Photos, Videos Show Heavy Snowfall Across Eastern, Southern States

Videos and photos have begun to circulate on social media showing the significant impact of winter storm Izzy in several states.

Winter storm Izzy has caused disruption in the U.S. as eastern and southern states were battered by heavy snow over the weekend and early Monday morning.

On Sunday morning the National Weather Service (NWS) issued warnings of heavy snow and gusty winds.

New York, Ohio, Vermont, Virginia, Kentucky, Maine, Massachusetts, Arkansas, New Jersey, Pennsylvania, Georgia, North Carolina, South Carolina, Tennessee, West Virginia, Maryland, Louisiana, Alabama, Mississippi and the District of Columbia were all issued winter storm warnings.

'A major Winter Storm will impact the eastern U.S. on Sunday into Monday," the NWS also warned on its website on Sunday.

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A snow plow clears Main St. on January 16, 2022 in Greenville, South Carolina. Sean Rayford/Getty Images

The warning continued: "The highest snowfall totals are expected along the spine of the Appalachians as well as across the lower Great Lakes. The most significant icing is expected over the Carolinas this morning. Significant impacts to travel across these regions are expected."

Meteorologist Jim Cantore shared a video of heavy snow in Asheville, North Carolina.

Spectrum News 1 reporter Brianne Roesser also shared a video taken by her photographer showing the heavy snow in Buffalo, New York.

She captioned the video: "Good Morning Buffalo! My photographer Casey and I will be bringing you the latest weather updates all day today.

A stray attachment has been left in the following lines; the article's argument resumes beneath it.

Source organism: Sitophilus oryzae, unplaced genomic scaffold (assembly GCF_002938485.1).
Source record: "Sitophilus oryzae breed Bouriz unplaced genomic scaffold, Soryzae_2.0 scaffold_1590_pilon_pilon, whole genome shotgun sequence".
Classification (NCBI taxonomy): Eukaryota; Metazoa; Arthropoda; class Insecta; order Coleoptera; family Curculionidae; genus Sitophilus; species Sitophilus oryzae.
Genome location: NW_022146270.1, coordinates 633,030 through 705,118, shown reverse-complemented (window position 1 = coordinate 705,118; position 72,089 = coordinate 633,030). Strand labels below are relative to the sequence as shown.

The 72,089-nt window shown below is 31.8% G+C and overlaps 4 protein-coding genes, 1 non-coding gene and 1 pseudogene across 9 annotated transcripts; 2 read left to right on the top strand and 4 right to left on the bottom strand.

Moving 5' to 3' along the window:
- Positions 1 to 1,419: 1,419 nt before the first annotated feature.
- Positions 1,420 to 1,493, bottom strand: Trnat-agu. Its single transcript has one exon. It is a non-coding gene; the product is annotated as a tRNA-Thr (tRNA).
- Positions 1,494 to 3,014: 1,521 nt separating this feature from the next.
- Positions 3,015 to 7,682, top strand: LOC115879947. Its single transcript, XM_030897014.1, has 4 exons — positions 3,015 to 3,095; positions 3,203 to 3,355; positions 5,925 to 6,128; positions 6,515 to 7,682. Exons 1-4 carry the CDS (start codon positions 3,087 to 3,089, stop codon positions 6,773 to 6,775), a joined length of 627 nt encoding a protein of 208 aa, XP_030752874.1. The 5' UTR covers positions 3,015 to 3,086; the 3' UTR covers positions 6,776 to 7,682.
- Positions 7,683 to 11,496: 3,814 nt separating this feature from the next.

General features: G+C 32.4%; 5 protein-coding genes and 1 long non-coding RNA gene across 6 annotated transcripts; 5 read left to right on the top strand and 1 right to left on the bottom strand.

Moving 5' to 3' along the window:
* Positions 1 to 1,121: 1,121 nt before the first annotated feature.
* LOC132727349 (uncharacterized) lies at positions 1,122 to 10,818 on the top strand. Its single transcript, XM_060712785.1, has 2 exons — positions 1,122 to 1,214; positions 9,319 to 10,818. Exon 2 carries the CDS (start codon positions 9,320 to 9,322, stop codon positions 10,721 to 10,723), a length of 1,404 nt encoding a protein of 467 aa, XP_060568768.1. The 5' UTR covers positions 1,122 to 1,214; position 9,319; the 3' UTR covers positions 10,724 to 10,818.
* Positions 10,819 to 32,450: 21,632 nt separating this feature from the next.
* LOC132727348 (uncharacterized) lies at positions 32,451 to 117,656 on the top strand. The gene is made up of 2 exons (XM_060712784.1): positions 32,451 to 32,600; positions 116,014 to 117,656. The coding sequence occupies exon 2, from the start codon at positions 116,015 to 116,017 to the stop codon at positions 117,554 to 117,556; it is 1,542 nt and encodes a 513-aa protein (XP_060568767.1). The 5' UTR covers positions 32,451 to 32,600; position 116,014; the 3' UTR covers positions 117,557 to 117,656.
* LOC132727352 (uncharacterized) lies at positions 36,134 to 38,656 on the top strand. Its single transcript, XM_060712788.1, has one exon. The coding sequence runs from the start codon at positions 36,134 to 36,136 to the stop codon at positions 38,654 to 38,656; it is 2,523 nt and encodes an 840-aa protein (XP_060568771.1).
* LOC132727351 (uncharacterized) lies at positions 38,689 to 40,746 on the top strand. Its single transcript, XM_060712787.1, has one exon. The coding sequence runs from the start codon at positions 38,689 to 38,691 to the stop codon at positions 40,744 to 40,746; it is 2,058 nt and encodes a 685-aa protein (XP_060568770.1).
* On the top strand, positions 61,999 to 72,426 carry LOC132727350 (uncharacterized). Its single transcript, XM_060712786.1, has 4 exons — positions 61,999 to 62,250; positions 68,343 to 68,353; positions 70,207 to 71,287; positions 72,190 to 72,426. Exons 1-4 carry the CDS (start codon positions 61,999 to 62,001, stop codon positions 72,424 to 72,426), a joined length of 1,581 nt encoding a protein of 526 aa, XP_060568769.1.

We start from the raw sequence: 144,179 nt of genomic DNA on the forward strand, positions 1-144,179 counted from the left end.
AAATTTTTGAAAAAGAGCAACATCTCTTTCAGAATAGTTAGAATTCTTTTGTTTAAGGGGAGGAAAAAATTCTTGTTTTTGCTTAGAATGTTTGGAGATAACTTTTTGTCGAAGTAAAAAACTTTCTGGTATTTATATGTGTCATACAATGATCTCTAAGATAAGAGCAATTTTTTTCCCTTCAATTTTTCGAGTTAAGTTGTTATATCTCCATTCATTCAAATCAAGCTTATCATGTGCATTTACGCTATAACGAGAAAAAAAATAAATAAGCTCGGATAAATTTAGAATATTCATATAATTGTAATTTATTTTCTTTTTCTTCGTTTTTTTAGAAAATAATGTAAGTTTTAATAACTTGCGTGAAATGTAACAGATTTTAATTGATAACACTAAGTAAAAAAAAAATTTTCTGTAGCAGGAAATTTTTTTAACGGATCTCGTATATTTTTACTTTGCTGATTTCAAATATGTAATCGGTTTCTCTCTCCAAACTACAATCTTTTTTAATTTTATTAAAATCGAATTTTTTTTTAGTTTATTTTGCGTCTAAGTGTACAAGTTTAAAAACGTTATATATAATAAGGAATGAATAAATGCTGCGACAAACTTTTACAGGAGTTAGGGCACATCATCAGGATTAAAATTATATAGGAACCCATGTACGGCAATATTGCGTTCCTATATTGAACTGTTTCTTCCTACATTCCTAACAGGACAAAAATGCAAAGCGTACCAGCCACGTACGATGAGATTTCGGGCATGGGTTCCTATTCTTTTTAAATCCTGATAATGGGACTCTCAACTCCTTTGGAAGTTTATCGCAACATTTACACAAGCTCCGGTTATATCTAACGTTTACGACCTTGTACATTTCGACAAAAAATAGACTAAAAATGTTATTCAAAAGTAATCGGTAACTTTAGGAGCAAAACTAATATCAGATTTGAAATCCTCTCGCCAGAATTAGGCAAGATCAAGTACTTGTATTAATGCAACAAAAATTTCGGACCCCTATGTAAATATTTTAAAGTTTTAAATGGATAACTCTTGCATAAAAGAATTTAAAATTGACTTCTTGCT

"Starting in Lafayette Square: wind is blowing wet, heavy snow. Lots of accumulation already. Roads are covered. Take it slow!"

Meteorologist Matt Wintz also took to Twitter to comment on Cleveland seeing more than 6 inches of snow.

He wrote on Twitter: "Heavy snow continues across much of the Greater Cleveland area early this morning. We're up to 6-7 inches here at wkyc with more to come."

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Snow blankets the ground around the U.S. Capitol following a snowstorm in Washington, DC, on January 16, 2022. Stefani Reynolds/Getty Images

Meteorologist Reed Timmer posted a video of someone driving on a snowy road in South Carolina despite the poor visibility.

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Pedestrians cross a street as motorists drive through the snow on January 16, 2022 in Greenville, South Carolina. Sean Rayford/Getty Images

Meanwhile, the snowfall in North Carolina has been so significant Governor Roy Cooper warned residents against traveling.

"Fewer people on the road means fewer car crashes, plus it allows highway crews and utility workers to get faster results," he wrote on his Twitter page.

"If you must travel, reduce your speed, increase your following distance and be sure to clear all the snow and ice off your vehicle before traveling."

Storm Izzy has caused damage to power lines and resulted in over 130,000 people without power in North Carolina, South Carolina, Georgia, Pennsylvania and Kentucky, according to poweroutage.us.

Newsweek reported that North Carolina and South Carolina were hit particularly hard and saw the majority of outages. North Carolina saw 34,566 and South Carolina saw 31,922.

Georgia saw 26,766 reported outages, Pennsylvania saw 25,094 and Kentucky saw 18,147.

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An Amtrak train engine moves along tracks in the train yard at Union Station in Washington, DC, during a winter storm on January 16, 2022. Stefani Reynolds/Getty Images

Despite the severity of the storm, some citizens have still taken to the parks to enjoy the winter snow.

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Families take advantage of a winter storm to sled at Capitol Hill in Washington, DC, on January 16, 2022. Stefani Reynolds/Getty Images